In addition to his life-long abstract painting practice, Olitski continually drew figurative portraits and landscapes. He also had a prolific sculpture career, which, like his painting career, was unrestrained by anything but his own imagination. As a child, Olitski received the nickname Prince Patutsky from his stepfather. That name comes up again and again in his work: “Patutsky in Paradise” (1966); “Patutsky Passion” (1963); “Prince Patutsky Command” (1966). It is precisely this devotion to childlike innocence that I see inundating everything Olitski achieved as an artist. Art history normally only bestows legend status on artists who are radical early in their career, followed by “maturity,” and then repetition. Olitski did not fit that character sketch. As experimentally and freely as he could, he just did his work, without expectations, and celebrated. That makes him a legend to me.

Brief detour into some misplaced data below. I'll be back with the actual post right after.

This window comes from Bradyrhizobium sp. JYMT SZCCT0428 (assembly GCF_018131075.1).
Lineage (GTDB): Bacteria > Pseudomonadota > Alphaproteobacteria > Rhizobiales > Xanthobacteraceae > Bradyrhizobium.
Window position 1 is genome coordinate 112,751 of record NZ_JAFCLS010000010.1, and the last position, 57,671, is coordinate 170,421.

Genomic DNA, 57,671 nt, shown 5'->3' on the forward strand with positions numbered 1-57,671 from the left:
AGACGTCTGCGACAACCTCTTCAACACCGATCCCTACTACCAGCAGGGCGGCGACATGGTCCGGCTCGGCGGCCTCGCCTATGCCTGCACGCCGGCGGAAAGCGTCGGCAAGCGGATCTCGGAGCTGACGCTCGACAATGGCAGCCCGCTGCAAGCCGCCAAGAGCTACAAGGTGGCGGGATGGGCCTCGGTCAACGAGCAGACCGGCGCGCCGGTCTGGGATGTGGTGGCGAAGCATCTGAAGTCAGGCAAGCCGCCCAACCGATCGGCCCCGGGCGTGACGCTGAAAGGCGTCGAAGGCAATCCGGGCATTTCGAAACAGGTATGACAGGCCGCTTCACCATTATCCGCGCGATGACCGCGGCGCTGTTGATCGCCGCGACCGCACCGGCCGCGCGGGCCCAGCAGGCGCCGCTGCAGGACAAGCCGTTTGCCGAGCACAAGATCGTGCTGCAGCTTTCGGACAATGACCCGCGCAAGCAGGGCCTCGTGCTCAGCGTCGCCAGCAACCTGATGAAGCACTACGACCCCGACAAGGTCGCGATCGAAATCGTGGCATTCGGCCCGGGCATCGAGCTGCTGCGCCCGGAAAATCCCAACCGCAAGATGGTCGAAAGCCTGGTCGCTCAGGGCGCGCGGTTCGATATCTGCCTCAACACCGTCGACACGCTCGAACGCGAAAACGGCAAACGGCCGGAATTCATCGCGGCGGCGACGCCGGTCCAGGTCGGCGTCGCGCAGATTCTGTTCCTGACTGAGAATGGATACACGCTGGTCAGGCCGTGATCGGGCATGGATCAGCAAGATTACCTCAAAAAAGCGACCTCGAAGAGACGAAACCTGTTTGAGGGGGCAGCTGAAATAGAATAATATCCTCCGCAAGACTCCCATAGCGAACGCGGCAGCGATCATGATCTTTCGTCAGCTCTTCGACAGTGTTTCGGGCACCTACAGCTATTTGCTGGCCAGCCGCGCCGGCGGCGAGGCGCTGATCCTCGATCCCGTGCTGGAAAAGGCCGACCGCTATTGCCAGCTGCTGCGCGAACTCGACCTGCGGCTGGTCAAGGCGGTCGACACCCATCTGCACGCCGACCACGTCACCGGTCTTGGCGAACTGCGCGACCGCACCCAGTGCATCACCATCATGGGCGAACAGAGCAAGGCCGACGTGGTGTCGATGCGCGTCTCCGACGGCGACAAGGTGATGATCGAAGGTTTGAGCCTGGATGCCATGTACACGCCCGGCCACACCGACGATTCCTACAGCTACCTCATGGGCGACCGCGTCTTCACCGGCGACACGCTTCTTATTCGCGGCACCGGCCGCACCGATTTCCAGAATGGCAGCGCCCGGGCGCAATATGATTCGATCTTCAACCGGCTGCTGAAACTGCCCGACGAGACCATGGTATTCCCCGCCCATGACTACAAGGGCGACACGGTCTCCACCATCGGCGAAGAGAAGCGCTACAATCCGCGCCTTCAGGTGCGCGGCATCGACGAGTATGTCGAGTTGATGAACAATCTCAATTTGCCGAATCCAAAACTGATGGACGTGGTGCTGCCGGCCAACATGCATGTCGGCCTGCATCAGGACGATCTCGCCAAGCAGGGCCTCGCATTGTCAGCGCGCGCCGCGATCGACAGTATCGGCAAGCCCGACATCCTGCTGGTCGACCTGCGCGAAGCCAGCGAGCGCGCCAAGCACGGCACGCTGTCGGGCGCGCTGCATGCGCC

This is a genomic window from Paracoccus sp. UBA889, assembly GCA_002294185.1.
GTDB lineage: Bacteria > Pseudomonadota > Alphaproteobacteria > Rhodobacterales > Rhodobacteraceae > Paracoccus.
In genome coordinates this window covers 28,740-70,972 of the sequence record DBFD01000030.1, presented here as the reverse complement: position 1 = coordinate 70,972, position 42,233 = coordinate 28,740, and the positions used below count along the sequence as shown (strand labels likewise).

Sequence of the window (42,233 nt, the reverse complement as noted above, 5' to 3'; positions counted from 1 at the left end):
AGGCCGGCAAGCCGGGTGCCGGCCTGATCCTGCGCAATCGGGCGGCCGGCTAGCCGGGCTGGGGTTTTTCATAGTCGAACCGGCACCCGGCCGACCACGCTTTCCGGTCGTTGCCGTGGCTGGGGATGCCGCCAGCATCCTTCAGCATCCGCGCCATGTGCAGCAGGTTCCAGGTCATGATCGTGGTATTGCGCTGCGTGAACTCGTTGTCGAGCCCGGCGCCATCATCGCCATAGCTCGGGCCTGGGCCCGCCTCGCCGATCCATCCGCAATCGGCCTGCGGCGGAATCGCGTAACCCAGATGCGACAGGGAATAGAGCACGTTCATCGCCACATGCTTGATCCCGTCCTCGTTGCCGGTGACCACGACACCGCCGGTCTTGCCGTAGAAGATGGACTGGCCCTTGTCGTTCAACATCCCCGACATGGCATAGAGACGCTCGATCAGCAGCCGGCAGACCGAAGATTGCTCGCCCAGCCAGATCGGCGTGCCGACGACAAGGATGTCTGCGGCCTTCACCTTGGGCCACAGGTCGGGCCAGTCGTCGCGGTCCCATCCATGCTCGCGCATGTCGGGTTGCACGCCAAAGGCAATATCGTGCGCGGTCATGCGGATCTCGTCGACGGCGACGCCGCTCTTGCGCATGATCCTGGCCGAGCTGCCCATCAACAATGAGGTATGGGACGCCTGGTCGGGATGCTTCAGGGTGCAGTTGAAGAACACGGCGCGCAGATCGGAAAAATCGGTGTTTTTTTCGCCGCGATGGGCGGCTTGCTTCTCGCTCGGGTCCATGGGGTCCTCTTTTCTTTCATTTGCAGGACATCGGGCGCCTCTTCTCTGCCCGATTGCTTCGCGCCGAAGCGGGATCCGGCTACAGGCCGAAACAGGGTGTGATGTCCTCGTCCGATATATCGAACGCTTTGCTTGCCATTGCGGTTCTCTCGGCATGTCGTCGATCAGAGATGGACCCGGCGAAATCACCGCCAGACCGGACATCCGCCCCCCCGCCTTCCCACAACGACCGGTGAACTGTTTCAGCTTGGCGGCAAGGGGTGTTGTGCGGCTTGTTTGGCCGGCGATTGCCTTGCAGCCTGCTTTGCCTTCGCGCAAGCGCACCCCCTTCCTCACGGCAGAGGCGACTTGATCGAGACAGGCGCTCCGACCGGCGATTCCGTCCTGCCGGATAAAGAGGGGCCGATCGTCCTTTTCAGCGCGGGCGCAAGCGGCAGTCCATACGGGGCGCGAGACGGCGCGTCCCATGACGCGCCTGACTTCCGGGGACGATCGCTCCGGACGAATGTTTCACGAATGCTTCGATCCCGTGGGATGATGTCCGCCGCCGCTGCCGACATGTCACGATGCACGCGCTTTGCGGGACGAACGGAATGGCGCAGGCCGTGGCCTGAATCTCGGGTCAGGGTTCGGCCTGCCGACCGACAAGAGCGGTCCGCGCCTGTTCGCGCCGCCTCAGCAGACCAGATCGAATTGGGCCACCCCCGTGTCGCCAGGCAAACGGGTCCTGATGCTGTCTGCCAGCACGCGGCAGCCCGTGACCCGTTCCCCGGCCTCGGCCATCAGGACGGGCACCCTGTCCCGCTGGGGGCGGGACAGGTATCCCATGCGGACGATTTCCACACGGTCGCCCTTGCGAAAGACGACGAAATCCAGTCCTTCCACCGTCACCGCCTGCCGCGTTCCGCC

Featured image: Jules Olitski - Basium Blush, 1960. Magna on canvas. 79 x 109 in (200.7 x 276.9 cm). Kasmin, New York. © Jules Olitski
All images used for illustrative purposes only
By Phillip Barcio